“I think the message is, you can’t stop the delivery of care for people with lung cancers,” Dr. Kris said. “So, our challenge is, how do we continue to provide the same level of care and the right decision-making when there is this unbelievable force pervading everything?”
Posted August 4, 2020
LCRF SAB member Dr. Karen Reckamp, director of the Division of Medical Oncology at Cedars-Sinai, spoke with Survivornet recently about COVID-19 risk in lung cancer patients. She pointed out that while lung cancer doesn’t make people more susceptible to coronovirus, compromised lung function means they could have a more severe reaction if they do contract the virus.
Posted July 24, 2020
LCRF grantee Dr. Lecia V. Sequist from Massachusetts General Hospital was a panelist in a recent podcast on the results of the ADAURA trial, addressing the potential clinical and financial concerns of using osimertinib in the adjuvant setting in patients with EGFR-mutant NSCLC.
Posted July 20, 2020
An international research effort is underway to assess the effects of lung cancer treatment on women’s sexual health. The Sexual Health Assessment in Women with Lung Cancer (SHAWL) will provide data to serve as the foundation for guidelines that can benefit patients worldwide.
“Sexual health correlates directly with quality of life. Studies in other cancers showed patients with sexual dysfunction have worse pain and worse symptom burden, and it also increases stress in their relationships,” said principal investigator Dr. Narjust Duma, assistant professor at the University of Wisconsin School of Medicine and Public Health and member of the medical oncology and lung cancer clinics at UW Carbone Cancer Center.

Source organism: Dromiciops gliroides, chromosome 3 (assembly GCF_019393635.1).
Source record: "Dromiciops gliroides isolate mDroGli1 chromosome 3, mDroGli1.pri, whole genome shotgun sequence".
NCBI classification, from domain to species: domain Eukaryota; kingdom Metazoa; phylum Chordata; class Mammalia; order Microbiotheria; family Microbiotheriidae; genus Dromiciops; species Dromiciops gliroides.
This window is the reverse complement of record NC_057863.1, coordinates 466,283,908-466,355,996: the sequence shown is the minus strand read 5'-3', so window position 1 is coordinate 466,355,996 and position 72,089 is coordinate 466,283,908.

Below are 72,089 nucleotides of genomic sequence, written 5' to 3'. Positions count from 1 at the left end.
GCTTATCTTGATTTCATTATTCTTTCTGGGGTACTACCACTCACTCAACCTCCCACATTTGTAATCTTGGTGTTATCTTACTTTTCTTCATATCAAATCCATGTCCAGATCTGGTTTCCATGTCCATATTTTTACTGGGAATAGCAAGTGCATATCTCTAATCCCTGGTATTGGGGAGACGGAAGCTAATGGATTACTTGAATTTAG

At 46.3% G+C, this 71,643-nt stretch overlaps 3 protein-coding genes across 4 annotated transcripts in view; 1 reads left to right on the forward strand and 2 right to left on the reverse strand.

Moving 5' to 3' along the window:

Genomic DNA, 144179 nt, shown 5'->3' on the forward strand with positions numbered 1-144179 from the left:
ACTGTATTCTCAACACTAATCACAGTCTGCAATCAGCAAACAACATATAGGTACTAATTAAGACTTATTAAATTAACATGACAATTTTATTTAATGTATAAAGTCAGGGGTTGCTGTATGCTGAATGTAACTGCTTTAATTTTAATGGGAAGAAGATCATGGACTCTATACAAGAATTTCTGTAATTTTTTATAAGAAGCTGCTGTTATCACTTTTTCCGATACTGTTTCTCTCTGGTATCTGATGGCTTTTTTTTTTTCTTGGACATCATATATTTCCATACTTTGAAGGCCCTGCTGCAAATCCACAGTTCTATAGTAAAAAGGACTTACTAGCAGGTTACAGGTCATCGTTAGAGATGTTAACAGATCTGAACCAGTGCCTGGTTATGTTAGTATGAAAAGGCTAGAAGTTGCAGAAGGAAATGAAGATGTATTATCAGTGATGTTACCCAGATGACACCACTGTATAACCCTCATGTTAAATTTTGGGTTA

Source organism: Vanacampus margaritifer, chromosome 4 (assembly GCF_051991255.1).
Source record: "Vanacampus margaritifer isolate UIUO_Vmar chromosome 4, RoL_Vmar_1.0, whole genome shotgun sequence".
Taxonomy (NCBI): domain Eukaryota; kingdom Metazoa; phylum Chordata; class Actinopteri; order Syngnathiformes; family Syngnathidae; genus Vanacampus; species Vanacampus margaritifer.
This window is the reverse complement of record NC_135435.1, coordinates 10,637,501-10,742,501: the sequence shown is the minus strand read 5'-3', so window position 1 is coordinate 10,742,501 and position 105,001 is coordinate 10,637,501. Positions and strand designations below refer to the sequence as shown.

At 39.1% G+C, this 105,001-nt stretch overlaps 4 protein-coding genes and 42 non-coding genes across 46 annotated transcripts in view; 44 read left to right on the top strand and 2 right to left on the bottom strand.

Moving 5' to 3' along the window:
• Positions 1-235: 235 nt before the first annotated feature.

Posted July 16, 2020
The effective design of so-called “umbrella” or “basket” clinical trials is increasingly important in the era of genome-driven cancer treatment. Drs. Alexander Drilon and Matthew Hellmann provide their perspectives on the largest such trial conducted in non-small cell lung cancer and recently reported in Nature. Dr. Drilon is a Lung Cancer Research Foundation grantee and has appeared on a recent #TogetherSeparately discussion of his work and FDA approvals.
Posted July 14, 2020
The phase 3 ADAURA trial was big news at the virtual ASCO Annual Meeting held May 29-31. Physician Weekly interviewed the study’s principal investigator and presenter at ASCO, Dr. Roy Herbst, about the study and what’s next. Dr. Herbst serves on LCRF’s Scientific Advisory Board and is Ensign Professor of Medicine, Chief of Medical Oncology and Associate Director for Translational Research for Yale Comprehensive Cancer Center.
Posted July 13, 2020
LCRF SAB member Dr. Mark Kris commented on recent practice-changing abstracts in lung cancer that were presented at the recent virtual 2020 ASCO meeting.
Phase 3 of the ADAURA trial concluded that 3 years of osimertinib following complete surgical resection and guideline-recommended adjuvant chemotherapy improves disease-free survival. “It shows important improvements in disease-free survival and does represent a new standard of care,” Dr. Kris said.
Posted July 8, 2020
Dr. Jorge Gomez, medical director of the Thoracic Oncology Program and the World Trade Center oncology clinic at Mount Sinai Hospital, spoke with CURE® recently on why the Tecentriq approval is different and the importance of its expansion into patients with a high PD-L1 expression. Read more here.